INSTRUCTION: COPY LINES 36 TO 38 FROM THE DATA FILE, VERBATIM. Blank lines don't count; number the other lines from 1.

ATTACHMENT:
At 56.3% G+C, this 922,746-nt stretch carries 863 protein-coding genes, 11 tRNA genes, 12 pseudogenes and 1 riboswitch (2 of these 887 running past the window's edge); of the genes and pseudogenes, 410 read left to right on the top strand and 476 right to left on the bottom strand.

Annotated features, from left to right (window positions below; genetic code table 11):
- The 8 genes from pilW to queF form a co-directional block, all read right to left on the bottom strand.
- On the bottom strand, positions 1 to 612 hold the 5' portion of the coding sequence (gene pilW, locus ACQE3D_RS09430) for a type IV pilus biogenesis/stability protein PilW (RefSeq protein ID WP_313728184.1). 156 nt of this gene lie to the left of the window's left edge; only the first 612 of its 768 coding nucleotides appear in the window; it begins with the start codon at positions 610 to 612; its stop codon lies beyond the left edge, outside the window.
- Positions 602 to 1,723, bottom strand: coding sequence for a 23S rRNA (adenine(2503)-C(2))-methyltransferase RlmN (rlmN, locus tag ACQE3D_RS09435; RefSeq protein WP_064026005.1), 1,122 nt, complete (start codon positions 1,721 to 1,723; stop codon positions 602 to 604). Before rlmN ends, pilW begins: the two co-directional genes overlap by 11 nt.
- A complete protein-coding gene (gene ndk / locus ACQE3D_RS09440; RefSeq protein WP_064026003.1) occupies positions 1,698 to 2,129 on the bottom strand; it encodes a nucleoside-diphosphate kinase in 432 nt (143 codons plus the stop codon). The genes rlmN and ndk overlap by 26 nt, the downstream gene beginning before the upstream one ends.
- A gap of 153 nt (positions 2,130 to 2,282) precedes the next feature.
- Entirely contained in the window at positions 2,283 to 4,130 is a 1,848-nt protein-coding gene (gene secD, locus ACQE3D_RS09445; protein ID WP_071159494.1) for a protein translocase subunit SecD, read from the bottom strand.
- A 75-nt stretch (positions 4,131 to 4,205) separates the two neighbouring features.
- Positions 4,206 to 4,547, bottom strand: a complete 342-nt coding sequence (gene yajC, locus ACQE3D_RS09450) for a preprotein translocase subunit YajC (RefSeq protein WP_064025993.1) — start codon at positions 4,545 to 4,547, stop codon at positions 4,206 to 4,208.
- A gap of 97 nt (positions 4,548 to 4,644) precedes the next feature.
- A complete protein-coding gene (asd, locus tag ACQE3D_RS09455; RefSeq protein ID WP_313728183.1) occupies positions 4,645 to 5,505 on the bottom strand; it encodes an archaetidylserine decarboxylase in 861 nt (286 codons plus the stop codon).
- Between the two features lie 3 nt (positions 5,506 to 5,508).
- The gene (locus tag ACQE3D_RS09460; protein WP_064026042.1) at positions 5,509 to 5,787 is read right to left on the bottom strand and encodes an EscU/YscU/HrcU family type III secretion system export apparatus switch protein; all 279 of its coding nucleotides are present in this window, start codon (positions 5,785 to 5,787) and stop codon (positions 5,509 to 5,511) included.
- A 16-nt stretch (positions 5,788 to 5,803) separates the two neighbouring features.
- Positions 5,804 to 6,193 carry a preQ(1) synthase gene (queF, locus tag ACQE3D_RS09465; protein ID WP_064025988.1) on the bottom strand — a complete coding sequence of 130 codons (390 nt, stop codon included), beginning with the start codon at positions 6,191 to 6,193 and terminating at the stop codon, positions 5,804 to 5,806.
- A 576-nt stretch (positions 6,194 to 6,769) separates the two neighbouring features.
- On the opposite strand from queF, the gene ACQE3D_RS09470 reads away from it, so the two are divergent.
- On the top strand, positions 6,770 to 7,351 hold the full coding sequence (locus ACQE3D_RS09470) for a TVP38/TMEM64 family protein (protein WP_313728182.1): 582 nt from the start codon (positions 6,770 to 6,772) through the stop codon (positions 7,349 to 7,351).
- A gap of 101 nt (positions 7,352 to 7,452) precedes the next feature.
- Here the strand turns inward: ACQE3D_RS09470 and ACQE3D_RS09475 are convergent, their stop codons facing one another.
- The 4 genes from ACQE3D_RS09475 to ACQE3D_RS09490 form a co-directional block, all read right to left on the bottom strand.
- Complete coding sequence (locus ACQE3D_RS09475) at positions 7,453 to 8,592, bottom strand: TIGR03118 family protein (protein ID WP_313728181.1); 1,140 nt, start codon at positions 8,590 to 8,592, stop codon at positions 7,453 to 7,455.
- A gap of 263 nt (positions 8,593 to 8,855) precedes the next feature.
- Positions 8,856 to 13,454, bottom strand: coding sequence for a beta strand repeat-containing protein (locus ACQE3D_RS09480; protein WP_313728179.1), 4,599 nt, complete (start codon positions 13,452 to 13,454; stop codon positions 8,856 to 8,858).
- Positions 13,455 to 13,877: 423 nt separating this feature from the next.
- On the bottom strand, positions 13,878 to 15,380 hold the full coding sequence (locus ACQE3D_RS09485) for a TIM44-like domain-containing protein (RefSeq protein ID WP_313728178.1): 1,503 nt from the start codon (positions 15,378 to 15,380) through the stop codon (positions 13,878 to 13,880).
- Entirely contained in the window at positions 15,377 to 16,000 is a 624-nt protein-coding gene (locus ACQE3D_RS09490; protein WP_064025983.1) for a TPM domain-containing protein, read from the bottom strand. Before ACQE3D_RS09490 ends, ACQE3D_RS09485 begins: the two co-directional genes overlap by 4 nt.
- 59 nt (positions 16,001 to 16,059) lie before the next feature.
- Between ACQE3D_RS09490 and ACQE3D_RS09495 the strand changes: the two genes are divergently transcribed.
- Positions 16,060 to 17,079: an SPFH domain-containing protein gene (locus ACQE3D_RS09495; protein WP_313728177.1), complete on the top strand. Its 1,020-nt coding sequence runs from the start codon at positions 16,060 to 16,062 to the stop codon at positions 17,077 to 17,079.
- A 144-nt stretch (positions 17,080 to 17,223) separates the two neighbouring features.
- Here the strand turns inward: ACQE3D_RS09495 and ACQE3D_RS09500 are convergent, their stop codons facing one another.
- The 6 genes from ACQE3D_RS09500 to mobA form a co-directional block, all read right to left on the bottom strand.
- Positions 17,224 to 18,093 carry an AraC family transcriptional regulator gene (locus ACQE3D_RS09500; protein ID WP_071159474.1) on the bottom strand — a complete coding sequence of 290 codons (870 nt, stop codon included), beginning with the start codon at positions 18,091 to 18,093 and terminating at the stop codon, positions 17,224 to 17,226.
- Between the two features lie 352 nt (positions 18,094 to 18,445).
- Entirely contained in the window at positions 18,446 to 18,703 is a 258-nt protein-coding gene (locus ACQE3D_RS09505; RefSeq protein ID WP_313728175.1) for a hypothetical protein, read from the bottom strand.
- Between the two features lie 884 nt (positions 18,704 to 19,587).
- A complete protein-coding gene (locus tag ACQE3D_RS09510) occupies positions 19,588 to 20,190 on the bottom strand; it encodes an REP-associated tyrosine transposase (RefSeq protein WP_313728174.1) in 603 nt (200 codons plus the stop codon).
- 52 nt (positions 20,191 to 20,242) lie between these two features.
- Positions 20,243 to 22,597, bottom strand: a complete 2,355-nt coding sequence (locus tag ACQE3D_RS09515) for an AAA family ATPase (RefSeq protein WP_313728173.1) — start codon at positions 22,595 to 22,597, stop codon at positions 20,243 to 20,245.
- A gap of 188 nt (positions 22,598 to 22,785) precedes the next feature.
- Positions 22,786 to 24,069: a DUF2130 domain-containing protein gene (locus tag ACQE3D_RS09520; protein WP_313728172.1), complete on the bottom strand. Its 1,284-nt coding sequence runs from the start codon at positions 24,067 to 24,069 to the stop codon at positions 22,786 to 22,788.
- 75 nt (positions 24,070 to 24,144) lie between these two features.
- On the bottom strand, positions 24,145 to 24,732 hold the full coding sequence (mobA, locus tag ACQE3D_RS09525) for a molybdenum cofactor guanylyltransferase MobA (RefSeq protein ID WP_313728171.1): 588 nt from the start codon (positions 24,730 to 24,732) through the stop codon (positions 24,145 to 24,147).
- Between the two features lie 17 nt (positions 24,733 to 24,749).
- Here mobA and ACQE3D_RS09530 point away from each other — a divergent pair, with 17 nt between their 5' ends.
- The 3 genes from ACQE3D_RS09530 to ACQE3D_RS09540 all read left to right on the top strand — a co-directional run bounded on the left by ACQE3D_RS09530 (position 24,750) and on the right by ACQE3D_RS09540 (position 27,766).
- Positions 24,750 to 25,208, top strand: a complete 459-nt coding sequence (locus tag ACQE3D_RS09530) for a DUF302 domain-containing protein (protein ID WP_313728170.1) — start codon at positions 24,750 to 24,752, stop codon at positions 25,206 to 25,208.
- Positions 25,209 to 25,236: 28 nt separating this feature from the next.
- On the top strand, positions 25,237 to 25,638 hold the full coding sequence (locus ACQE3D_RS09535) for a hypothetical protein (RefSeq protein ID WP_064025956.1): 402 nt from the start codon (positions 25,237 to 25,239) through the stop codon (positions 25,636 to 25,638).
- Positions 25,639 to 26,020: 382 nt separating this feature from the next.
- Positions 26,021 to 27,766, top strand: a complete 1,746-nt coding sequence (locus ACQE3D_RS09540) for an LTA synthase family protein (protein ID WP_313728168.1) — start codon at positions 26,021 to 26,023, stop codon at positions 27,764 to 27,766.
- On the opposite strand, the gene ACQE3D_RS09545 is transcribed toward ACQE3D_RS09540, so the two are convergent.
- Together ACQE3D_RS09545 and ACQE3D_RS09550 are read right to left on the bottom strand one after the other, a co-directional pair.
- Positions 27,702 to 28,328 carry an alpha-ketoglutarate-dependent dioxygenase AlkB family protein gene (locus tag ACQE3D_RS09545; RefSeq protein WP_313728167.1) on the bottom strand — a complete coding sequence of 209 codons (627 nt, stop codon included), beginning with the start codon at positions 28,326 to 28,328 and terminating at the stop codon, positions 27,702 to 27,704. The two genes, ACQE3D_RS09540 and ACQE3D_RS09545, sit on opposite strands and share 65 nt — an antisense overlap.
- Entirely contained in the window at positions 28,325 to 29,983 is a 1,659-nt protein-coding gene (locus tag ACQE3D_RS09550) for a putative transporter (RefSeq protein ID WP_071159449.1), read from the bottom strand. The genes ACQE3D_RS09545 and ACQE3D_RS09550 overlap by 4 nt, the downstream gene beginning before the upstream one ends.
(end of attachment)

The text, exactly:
- Between the two features lie 352 nt (positions 18,094 to 18,445).
- Entirely contained in the window at positions 18,446 to 18,703 is a 258-nt protein-coding gene (locus ACQE3D_RS09505; RefSeq protein ID WP_313728175.1) for a hypothetical protein, read from the bottom strand.
- Between the two features lie 884 nt (positions 18,704 to 19,587).